The Beautiful South were, I think, a much misunderstood band. The misunderstanding wasn’t helped by the music, which is lovely in its own way, but was often criticised as inoffensive, middle of the road, even boring.

You have to go a bit deeper to see the point which is that to songwriters Paul Heaton and Dave Rotheray, there is misery, filth or corruption barely concealed below every single surface of everyday life, and all it takes to reveal it is the slightest of scratches.

Even the band’s name, the Beautiful South, is a bitter dig at the aspersions that had been cast at the pair’s previous outfit the Housemartins, because of their Hull roots. The music serves both as a vehicle for the lyrics, carrying it into the charts ready to pounce and to spill their contents on to an unsuspecting public, and as a contrast – the beautiful instrumentation and melodies, not forgetting Heaton’s own angelic singing, jarring against the hard edge of the words.

I’ll be the first to admit that my own love of the band doesn’t go much deeper than their singles. But then this column is called 'Ten Songs That Made Me Love…' and in that instruction I am happy to deliver the goods.


1. 'Prettiest Eyes' ('Miaow', 1994)

We open with the bare bulb of a brightly picked guitar, before Heaton’s voice joins us. “Line one is the time/That you, you first stayed over at mine.” So far, so normal – deconstructing the song you’re singing for a metatextual close reading might be relatively unusual for a pop song, but not for this band. But then we get to the cut: it’s not set in the present, it’s a love song by someone looking back at the beginning of his relationship from somewhere much further down the line: “Sixty 25th of Decembers, 59 4th of Julys”, and while the character singing doesn’t shy away from unvarnished truth, he’s also still in love: “Take a look at these crow’s feet, just look/Sitting on the prettiest eyes”. That said, “And I only write them down just in case that you die” is pretty brutal. It’s no mean feat to write a song that’s about both young love and old love, but here it is.

2. 'A Little Time' ('Choke', 1990)

This might be the finest rendition of the Beautiful South’s most famous song form, the two-hander, in which Hemingway sings what you might call the more basic pop vocal: “I need a little time to think it over,” while in the second verse Briana Corrigan deftly deflates him: “Funny how quick the milk turns sour, isn't it, isn't it?/Your face has been looking like that for hours, hasn't it, hasn't it?” Again the band expertly peek under the covers of a broken relationship, in which one person is in denial and the other has just figured out that they’ve been had: “You had a little time and you had a little fun, didn't you, didn't you?/While you had yours, do you think I had none, do you, do you? The freedom that you wanted bad/Is yours for good, I hope you're glad.” Like all the best pop songs, and all the best Beautiful South songs, it knows when to quit, too, clocking out in a shade under three minutes. It was rewarded by being the band’s only number one.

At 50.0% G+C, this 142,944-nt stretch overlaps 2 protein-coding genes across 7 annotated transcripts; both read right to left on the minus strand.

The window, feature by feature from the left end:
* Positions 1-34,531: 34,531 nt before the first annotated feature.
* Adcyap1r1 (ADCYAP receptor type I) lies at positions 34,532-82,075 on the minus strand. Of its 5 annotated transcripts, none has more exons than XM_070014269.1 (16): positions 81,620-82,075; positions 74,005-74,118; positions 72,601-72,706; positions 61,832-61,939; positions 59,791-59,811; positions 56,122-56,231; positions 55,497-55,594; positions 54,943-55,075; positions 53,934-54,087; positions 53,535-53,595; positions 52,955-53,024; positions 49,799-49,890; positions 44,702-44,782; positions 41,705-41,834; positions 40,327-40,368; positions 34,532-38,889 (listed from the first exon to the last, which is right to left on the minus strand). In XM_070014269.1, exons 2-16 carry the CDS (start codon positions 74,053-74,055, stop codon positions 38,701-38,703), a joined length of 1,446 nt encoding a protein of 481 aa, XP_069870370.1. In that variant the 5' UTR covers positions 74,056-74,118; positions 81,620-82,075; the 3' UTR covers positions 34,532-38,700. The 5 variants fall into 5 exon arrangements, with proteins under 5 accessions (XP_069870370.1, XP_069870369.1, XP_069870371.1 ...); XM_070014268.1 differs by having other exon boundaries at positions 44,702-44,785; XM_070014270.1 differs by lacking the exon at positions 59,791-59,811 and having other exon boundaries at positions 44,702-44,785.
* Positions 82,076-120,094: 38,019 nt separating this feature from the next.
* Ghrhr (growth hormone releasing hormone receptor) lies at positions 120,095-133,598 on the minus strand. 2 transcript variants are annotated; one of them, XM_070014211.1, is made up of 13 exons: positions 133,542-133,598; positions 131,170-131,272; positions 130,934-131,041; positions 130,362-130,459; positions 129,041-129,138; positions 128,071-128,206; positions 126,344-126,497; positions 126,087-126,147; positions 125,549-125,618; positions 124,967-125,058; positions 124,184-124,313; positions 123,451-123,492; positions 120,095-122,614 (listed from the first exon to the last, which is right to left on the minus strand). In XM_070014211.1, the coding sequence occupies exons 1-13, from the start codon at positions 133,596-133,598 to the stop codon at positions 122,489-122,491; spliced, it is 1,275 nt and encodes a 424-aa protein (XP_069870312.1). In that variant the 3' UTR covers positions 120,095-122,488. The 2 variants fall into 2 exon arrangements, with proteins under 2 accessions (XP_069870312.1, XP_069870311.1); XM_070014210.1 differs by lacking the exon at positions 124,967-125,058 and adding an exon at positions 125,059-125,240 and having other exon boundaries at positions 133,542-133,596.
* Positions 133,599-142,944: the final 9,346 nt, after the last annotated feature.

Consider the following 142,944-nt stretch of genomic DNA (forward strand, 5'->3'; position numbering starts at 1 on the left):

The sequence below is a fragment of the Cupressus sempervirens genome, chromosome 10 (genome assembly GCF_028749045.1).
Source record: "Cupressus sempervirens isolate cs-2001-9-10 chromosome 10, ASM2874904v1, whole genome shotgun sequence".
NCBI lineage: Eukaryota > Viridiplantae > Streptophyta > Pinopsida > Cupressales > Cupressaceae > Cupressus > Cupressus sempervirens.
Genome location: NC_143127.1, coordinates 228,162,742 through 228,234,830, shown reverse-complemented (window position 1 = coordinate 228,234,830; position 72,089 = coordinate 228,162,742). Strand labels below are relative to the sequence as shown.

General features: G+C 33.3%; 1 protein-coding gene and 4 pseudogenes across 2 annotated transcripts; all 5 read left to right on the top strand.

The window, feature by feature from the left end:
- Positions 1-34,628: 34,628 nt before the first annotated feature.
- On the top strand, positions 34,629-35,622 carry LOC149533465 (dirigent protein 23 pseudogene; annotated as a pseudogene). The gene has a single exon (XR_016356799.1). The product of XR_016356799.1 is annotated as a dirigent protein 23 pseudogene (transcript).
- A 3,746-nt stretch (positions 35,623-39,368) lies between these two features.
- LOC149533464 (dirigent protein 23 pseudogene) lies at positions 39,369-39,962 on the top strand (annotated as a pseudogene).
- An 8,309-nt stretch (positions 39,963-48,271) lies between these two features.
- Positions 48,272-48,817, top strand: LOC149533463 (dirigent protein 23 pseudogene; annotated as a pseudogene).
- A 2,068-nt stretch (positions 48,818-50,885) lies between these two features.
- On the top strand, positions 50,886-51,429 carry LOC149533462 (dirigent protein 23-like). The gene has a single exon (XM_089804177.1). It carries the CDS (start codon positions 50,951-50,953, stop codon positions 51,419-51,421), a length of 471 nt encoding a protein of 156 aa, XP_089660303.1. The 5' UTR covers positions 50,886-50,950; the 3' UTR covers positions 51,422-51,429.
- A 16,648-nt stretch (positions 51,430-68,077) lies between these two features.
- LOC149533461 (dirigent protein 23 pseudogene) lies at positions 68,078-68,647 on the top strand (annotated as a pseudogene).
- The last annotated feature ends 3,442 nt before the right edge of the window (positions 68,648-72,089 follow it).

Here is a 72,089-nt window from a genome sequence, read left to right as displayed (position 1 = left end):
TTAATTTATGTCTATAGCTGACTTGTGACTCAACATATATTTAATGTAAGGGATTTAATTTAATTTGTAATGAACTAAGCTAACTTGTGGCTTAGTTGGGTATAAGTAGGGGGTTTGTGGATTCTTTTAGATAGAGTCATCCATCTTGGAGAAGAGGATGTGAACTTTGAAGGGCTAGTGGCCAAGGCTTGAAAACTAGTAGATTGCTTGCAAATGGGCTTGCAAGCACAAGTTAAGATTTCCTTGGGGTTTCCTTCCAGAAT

3. 'Song for Whoever' ('Welcome to the Beautiful South', 1989)

This is the archetype. The Ur-Beautiful South monolith. Straight in at number two, their first release in 1989. From the get-go it’s got everything we’d later come to expect: a saccharine-sweet melody line (though still of a far higher quality than the things it was parodying), and the very first lyric is a punch to the throat of the rent-a-pen songwriters and boy bands then (and now) clogging up the charts: “I love you from the bottom of my pencil case”, and then in the second stanza they stab right
at the heart of pop’s basic conceit: “You put me in my rightful place”, a spectacular double-entendre. It’s overly familiar by now, but it’s still glorious.

4. 'I’ve Come for My Award' ('Choke', 1990)

Released in October 1990, a month before Mrs Thatcher vacated the country’s most famous residence, this is the band in political mode, with a sneering, searing swipe at the yuppies and the suits, slapping one another on the back and giving each other awards for destroying communities and tearing up industries: “I took on your free enterprise and your pretty little shops/I walked in with empty bags and walked out with the lot”

5. I’ll Sail This Ship Alone' ('Welcome to the Beautiful South', 1989)

This is chamber pop at its very best. The Beautiful South knew how to write and play a beautiful tune. 'Sail This Ship' begins with a lovely solo piano line before, characteristically, the drums and Heaton’s unadorned vocal kick in at the same time. This tale of a spurned lover trying everything he can to get his love back is biting and cutting, and it even takes time out – in the very first chorus, no less – to stab itself in the back, with a stanza that attacks the song itself for not being very good: “Well, they said if I wrote the perfect love song/That you would take me back/Well I wrote it, but I lost it/And now will you take me back anyway?” It’s the sort of thing few bands would risk running with, reminiscent of the famous lines with which Axl Rose would begin Guns ‘n’ Roses’ stadium shows: “You wanted the best,” he’d scream, before adding, “Well, they couldn’t fuckin’ make it, so you’ve got us.”